Harvard Business Review
Annotated table of Contents
Adi Ignatius, the editor-in-chief of HBR, points out the contributions made by the three articles in the spotlight section, from providing a framework for how start-ups can evolve, to advice on how to integrate strategy and entrepreneurship, to tackling ‘stall-out’.
High churn industries, such as wireless carriers, insurance companies, gyms, online streaming services, typically have information about past behaviours of customers who have defected and can experiment with strategies about whom to try to entice back and how to match an offer (discount, upgrade, a combination of these) to their particular profile. There is practical advice here on how to pitch the right offer and consider costs, success rates and ROI.
Professor William von Hippel of the University of Queensland is interviewed about an intriguing fact he established through studies of groups of friends: quick responders to a common knowledge test were perceived as more charismatic, irrespective of their IQ, knowledge, or personality. Answering a question within 400 miliseconds will get you recognised as a wit, especially if you say something unexpected, while taking 900 miliseconds, still under a second, might get you tagged as ‘slow’. Read to find out how the assessment of charisma was made, how charisma interacts with other social skills such as getting along and putting other people at ease, and the many questions that require further research.
How I did it
A fascinating account from the front line of dealing with enormous volatility in the prices for minerals, this article was written three years into the process of transformation at Rio Tinto prompted by their first year of net losses in 25 years, in 2012. Sam Walsh goes into considerable detail about three initiatives that have now begun to turn around the 153 year old mining company, the second-biggest in the world, with 60,000 employees and a market cap of $50 billion. These initiatives are: new checks and balances on investment projects; cash accounting, with monthly forecasts of earnings; and cost-cutting while investing in new technology. Rio Tinto’s ‘mine of the future’ now has 66 driverless trucks and a remote management operations centre in Perth that looks after 15 iron ore mines, 17,000 kilometers of rail, four ports and three power stations among others.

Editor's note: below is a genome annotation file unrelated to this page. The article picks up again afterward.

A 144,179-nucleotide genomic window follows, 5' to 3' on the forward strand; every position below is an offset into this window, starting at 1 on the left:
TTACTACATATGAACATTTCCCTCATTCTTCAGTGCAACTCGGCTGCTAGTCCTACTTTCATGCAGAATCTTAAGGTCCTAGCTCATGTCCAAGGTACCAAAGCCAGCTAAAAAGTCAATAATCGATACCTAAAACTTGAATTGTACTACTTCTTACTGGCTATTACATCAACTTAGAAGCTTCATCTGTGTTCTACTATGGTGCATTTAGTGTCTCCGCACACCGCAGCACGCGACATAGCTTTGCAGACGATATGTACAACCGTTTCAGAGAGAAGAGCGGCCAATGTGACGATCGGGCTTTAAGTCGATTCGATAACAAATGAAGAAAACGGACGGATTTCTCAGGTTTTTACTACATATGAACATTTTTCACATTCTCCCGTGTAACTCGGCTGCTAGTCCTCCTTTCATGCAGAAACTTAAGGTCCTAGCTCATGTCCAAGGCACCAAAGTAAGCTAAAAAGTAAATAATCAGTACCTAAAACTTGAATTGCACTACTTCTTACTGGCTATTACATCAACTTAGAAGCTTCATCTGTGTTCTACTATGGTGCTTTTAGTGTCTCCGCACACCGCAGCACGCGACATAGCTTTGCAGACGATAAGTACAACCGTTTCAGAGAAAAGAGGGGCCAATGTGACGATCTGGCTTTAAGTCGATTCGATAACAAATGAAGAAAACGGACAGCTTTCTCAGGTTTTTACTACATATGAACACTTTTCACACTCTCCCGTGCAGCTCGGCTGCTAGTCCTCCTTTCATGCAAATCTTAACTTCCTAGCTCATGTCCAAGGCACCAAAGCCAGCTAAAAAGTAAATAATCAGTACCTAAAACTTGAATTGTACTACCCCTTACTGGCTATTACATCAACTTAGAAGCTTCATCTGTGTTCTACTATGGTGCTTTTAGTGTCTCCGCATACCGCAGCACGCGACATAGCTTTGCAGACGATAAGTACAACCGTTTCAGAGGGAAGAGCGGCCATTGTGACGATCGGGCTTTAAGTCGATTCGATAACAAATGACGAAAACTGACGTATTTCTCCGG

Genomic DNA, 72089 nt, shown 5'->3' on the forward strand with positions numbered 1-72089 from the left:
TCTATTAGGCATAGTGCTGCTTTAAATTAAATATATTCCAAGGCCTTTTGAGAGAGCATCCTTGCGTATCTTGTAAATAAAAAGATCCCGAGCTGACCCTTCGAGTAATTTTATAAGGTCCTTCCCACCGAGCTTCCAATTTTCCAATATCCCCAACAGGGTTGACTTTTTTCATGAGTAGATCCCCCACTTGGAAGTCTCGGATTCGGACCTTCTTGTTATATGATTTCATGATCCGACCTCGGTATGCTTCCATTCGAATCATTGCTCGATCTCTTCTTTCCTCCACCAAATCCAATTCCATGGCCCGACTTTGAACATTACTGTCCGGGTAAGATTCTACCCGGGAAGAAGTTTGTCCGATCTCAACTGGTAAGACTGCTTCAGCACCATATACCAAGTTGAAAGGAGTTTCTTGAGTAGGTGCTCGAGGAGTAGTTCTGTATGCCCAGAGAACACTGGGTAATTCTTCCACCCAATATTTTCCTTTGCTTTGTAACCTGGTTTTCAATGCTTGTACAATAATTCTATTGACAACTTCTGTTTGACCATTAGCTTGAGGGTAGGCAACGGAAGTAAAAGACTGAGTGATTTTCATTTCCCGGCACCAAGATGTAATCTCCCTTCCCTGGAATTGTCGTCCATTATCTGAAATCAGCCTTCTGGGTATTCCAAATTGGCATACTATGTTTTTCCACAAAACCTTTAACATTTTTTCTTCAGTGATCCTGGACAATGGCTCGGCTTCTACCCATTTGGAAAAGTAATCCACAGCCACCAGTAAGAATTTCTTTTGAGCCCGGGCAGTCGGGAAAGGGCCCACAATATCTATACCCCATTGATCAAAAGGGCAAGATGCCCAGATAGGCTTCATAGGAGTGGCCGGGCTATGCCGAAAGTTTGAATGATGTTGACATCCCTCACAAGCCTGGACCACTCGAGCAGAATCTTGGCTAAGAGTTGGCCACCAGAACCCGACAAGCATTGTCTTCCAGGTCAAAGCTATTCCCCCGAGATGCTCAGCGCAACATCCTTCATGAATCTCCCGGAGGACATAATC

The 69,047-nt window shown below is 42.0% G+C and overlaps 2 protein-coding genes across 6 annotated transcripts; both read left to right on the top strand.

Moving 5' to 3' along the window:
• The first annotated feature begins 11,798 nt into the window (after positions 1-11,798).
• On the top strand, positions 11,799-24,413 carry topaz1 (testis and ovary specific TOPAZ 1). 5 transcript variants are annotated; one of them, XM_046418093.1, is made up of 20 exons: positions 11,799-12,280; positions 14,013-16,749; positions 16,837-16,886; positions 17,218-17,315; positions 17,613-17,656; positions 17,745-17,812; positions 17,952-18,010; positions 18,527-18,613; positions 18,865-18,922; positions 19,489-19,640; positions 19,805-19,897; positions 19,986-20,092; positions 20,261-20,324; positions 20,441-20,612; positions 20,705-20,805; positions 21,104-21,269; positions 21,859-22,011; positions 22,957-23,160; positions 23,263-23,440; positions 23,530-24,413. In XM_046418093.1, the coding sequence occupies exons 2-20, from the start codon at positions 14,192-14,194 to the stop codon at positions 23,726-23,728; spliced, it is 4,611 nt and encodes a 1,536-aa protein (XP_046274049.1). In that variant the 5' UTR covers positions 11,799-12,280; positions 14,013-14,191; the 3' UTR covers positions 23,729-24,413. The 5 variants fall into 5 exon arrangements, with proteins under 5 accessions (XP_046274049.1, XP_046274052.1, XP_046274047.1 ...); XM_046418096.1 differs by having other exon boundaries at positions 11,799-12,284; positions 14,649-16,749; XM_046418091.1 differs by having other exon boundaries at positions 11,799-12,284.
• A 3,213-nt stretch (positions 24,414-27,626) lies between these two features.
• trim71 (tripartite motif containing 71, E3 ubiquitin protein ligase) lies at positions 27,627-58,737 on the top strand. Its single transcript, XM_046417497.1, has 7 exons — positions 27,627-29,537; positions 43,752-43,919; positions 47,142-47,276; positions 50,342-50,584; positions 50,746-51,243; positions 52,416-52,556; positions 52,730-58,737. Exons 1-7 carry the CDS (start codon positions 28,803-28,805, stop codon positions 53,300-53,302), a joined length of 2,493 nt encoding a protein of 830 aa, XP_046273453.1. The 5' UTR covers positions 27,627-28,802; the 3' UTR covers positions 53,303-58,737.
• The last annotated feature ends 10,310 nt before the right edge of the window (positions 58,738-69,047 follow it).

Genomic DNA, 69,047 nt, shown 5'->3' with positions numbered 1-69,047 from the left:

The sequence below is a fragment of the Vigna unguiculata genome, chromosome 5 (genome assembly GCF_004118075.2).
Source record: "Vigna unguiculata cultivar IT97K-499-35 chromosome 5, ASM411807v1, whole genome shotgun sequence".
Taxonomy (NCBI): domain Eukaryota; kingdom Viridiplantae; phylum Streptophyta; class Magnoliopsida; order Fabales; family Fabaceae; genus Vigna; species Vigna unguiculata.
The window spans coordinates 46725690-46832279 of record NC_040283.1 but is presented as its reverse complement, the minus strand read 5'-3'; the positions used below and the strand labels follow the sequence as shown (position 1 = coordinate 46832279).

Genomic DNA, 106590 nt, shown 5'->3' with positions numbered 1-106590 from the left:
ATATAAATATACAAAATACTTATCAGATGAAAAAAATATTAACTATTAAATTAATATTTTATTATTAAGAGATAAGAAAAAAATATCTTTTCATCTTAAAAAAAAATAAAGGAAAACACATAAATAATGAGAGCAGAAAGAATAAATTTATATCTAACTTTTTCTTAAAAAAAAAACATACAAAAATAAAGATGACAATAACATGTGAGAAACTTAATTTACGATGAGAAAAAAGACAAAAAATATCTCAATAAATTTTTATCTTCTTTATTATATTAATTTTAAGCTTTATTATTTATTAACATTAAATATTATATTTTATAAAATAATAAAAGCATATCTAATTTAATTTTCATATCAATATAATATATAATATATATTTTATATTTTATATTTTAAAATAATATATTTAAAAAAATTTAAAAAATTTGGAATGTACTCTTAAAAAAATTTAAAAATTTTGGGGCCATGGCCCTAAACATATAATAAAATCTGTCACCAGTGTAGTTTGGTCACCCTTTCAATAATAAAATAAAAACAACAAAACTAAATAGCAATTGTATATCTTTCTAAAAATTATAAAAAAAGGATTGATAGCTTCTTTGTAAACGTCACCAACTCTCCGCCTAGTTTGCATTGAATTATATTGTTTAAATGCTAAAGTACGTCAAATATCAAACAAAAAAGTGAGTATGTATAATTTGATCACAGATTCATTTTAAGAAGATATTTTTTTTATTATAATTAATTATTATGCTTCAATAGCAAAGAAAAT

Douglas Holt suggests here that content marketing has delivered disappointing results. Attempts by companies to leverage social media channels gained little traction, despite huge investment. In contrast, rankings of followers and subscribers to YouTube channels, for instance, reveal the power of crowd cultures, subcultures and art worlds that used to be isolated and fragmented, but can coagulate a formidable following on digital platforms. Gaming subcultures, for example, have been especially visible, and unexpectedly successful on YouTube. Holt argues that in order to harness this kind of social interest, companies need to think in terms of cultural branding and produce campaigns that tap into feelings and desires below the surface. He discusses a number of cases, ranging from the revival of Jack Daniel, the whisky brand, to the positioning of Chipotle as champion of back to nature farming methods, to personal care brands such as Dove, Axe, and Old Spice.
Spotlight: Entrepreneurship for the long term
Gulati and DeSantola identify four common challenges for the scaling up of start-ups: definition of specialist roles, adding management structure, planning and forecasting with discipline, and sustaining the culture. Each challenge is defined, solutions are proposed and examples discussed to give a vivid appreciation of this momentous, crucial transition from the effervescence of daring beginnings, to stability and measured growth. There are fascinating examples presented in rich detail, with testimonies from founders, early employees and newer talent of start-ups, including: Birchbox, a company that sends monthly samples of beauty products to subscribers; CloudFare, a provider of content and security for small and medium-size websites; Micromax Informatics, an Indian firm producing mobile handsets; and Practice Fusion, a cloud platform for electronic health care records. Established small and medium enterprises looking to expand may encounter similar difficulties and the framework presented here might be relevant for them too.